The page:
So, this past Wednesday found me on a Brooklyn bus, very early in the morning, clutching my rapidly cooling coffee and on my way to Cavallaro Middle School. Upon arrival, Ms. Nesi woke me up in a way that coffee could not: we immediately got down to talking about how she conducts Readers’ Advisory in a busy school of 1400+ kids who often barely have 20 minutes to spend browsing for books.
Here’s what she does. When you first walk into the library, your attention is arrested by two huge posters on which she has blown up simple lists of appeal terms from Joyce Saricks‘ book, Readers’ Advisory Service in the Public Library. Listed under headings like Tone, Pacing, and Story-line are lists of adjectives that describe a myriad different types of tastes. Words and phrases such as “dark,” “bittersweet,” “humorous,” “action oriented,” “engrossing,” “magical,” and “lesiurely” catch the reader’s eye. When I remarked on the posters, Ms. Nesi explained that they serve several purposes. First, they are there to remind students of terms that they have already learned — from Ms. Nesi and in their English classes. They silently reinforce previously learned knowledge in a way that no long-winded lecture can. Secondly, when students come to Ms. Nesi for reading recommendations, she can stand with them in front of the posters and, with the appeal terms right there, can have a conversation about what they are in the mood to read. In fact, she also has printed them on bookmarks, so that kids can check off what about their reading material appeals to them, making explicit what is often a mute, internal proces. Simple, but genius.
Here’s another thing she does. She reads. Avidly. Widely. Incessantly. And for each book, she writes what she calls Read the rest of this entry »
Vardell explains why this chapter is entitled “informational books” rather than “nonfiction books as follows: Many in the field of children’s literature prefer not to use the term “nonfiction” as it “suggests a negative association, a definition by non-example.” She does point out that “informational” is not entirely accurate either, as even fiction books do contain information, and then explains that she chooses to use the two terms interchangeably, depending on the intended audience.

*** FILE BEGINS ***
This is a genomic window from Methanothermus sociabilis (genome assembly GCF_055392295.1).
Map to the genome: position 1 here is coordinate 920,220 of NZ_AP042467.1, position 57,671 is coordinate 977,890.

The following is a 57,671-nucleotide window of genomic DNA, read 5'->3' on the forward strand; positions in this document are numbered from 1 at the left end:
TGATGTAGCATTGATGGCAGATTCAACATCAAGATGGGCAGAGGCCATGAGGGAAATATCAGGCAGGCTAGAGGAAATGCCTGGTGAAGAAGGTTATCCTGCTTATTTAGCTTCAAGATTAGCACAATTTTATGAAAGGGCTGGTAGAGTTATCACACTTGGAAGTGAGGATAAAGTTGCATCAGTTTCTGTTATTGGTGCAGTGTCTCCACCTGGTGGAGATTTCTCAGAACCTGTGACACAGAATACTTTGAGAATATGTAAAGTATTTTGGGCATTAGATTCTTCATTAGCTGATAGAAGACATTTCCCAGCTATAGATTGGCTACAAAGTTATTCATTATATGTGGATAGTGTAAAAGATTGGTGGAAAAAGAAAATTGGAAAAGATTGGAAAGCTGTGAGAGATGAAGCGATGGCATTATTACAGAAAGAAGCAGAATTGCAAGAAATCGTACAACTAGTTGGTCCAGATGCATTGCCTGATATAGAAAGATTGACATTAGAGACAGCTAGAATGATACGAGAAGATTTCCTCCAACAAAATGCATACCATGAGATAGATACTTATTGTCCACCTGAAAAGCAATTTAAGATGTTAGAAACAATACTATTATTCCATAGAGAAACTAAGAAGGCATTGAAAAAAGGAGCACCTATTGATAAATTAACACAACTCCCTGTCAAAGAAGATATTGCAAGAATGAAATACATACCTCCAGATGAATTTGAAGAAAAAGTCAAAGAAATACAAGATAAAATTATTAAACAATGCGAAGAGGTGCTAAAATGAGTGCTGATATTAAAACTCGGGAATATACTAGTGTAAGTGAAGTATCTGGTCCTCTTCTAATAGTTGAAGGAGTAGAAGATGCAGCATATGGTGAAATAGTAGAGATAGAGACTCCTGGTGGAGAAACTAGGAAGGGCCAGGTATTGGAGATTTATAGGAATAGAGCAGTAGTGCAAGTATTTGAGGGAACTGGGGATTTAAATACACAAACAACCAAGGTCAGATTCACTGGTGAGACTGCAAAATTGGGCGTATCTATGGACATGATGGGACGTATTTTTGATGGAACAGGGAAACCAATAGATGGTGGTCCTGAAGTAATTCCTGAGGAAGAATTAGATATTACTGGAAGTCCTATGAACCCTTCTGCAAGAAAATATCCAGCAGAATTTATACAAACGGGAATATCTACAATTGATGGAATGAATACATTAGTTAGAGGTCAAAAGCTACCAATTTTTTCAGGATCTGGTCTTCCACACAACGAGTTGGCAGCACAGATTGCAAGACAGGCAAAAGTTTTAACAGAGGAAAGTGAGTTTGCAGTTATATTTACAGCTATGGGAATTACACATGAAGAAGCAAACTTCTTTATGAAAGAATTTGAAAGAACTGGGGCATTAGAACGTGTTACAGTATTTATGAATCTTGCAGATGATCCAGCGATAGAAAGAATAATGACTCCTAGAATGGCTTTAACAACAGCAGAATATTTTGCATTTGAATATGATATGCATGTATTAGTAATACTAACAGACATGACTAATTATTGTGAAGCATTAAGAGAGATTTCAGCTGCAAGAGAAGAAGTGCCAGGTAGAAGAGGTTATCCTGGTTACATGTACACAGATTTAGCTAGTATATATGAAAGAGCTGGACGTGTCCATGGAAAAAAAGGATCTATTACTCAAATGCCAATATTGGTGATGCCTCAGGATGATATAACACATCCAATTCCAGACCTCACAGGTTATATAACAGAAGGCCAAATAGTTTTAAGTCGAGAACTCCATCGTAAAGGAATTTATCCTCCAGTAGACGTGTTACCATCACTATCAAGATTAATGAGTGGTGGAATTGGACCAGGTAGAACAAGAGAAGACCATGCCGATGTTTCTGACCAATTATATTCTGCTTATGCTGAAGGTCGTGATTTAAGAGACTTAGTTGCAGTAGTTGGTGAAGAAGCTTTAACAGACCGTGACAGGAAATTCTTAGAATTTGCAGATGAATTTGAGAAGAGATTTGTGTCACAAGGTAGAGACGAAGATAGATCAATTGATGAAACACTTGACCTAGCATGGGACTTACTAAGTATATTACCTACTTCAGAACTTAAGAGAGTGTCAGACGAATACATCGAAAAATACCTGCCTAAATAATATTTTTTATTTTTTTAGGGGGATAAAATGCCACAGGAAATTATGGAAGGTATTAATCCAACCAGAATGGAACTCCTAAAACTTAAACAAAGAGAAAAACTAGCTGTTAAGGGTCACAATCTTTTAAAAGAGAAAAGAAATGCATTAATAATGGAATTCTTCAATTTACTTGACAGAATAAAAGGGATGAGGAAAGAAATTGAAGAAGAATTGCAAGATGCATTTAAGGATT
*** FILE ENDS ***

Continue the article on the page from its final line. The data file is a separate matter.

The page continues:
I like the fact that she is more intent on good practices than on splitting hairs, as evidenced by the following:
“The key is understanding the genre and recognizing its purpose, seeing the wealth of information available on a wide range of subjects and the variety off approaches and formats that can engage readers of all ages.
The thing to keep in mind is this: usually the purpose of a nonfiction book is to inform. The purpose of fiction is to entertain or provide escape… Don’t worry about memorizing literary genre definitions as much as about making sure children have a steady diet of informational books. not only will you find that children enjoy them immensely, but this provides excellent preparation for the vast amount of information they’ll be processing for the rest of their reading lives.” (Vardell, p. 236)
Vardell quotes critic Jo Carr’s statement that there are two categories for nonfiction:
- nonfiction chock full of facts “as if children were vases to be filled”
- nonfiction to ignite the imagination – “as if children were indeed fires to be lit” (Vardell, p. 234, Carr, 1982)
But then Vardell goes on to explain that over the past thirty years the genre has become robust, full of a greater variety of topics and even formats.
Here are some types/categories of informational literature as set out by Vardell:
- Survey books
- Photo Essays
- Concept books
- Social Histories
- Informational Storybooks
- Activity Books
- Trivia Books
- Series Books and Reference Tools
One subgenre that she does not include above, because she dwells on it in a longer, dedicated section is that of Biographies.
Vardell states that in the past, (similar to other informational books), biographies written for children were limited in scope (both of the type of lives covered – “dead white men” – as well as the type of information provided about the lives (information to glorify rather than give a well-rounded sense of the person’s life). However, now the trend to have biographies available “on all kinds of people–women, people of color, ordinary citizens, even villains (such as Adolf Hitler. In addition, biographies now include a more well-rounded portrait of the subject that shares the flaws as well as the successes of the person.” (p. 244)
The types of Biographies, according to Vardell:
- Complete bios – a way of introducing kids to famous historical figures. One book that Vardell singles out as a stellar example of this type of bio is Russell Freedman’s Lincoln, A Photobiography
- Picture Book bios – this format makes it easier to entice reluctant readers of nonfiction to read biographies. Vardell points out that as the illustrations are key to the book, they must be as carefully researched as the actual writing.